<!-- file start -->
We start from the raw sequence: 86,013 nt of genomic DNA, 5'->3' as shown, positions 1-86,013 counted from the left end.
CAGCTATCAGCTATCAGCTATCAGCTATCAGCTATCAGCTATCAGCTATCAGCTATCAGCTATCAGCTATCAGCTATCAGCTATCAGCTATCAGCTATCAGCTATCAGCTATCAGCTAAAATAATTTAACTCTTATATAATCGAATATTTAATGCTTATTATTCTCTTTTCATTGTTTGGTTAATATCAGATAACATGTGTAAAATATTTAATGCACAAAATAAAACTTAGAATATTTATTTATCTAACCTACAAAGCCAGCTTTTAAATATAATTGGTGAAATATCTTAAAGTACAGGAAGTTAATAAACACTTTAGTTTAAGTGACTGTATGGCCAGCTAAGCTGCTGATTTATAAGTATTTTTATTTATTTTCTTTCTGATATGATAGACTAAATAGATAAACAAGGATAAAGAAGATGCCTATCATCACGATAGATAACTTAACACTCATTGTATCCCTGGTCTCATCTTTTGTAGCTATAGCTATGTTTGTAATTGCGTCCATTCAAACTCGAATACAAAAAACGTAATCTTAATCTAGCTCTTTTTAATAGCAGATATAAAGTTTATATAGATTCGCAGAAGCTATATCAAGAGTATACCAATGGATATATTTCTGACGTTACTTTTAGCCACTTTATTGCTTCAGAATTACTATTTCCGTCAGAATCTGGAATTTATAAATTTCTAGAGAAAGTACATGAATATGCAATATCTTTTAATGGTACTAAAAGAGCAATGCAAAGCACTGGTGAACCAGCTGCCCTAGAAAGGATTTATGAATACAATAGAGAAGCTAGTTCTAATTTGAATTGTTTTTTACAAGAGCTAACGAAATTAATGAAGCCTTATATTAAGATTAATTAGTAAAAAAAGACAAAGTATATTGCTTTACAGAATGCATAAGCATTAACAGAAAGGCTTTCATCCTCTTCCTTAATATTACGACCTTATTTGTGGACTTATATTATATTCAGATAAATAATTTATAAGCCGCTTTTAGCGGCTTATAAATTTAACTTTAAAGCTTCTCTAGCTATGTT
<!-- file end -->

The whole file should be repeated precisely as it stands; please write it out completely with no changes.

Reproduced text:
We start from the raw sequence: 86,013 nt of genomic DNA, 5'->3' as shown, positions 1-86,013 counted from the left end.
CAGCTATCAGCTATCAGCTATCAGCTATCAGCTATCAGCTATCAGCTATCAGCTATCAGCTATCAGCTATCAGCTATCAGCTATCAGCTATCAGCTATCAGCTATCAGCTATCAGCTAAAATAATTTAACTCTTATATAATCGAATATTTAATGCTTATTATTCTCTTTTCATTGTTTGGTTAATATCAGATAACATGTGTAAAATATTTAATGCACAAAATAAAACTTAGAATATTTATTTATCTAACCTACAAAGCCAGCTTTTAAATATAATTGGTGAAATATCTTAAAGTACAGGAAGTTAATAAACACTTTAGTTTAAGTGACTGTATGGCCAGCTAAGCTGCTGATTTATAAGTATTTTTATTTATTTTCTTTCTGATATGATAGACTAAATAGATAAACAAGGATAAAGAAGATGCCTATCATCACGATAGATAACTTAACACTCATTGTATCCCTGGTCTCATCTTTTGTAGCTATAGCTATGTTTGTAATTGCGTCCATTCAAACTCGAATACAAAAAACGTAATCTTAATCTAGCTCTTTTTAATAGCAGATATAAAGTTTATATAGATTCGCAGAAGCTATATCAAGAGTATACCAATGGATATATTTCTGACGTTACTTTTAGCCACTTTATTGCTTCAGAATTACTATTTCCGTCAGAATCTGGAATTTATAAATTTCTAGAGAAAGTACATGAATATGCAATATCTTTTAATGGTACTAAAAGAGCAATGCAAAGCACTGGTGAACCAGCTGCCCTAGAAAGGATTTATGAATACAATAGAGAAGCTAGTTCTAATTTGAATTGTTTTTTACAAGAGCTAACGAAATTAATGAAGCCTTATATTAAGATTAATTAGTAAAAAAAGACAAAGTATATTGCTTTACAGAATGCATAAGCATTAACAGAAAGGCTTTCATCCTCTTCCTTAATATTACGACCTTATTTGTGGACTTATATTATATTCAGATAAATAATTTATAAGCCGCTTTTAGCGGCTTATAAATTTAACTTTAAAGCTTCTCTAGCTATGTT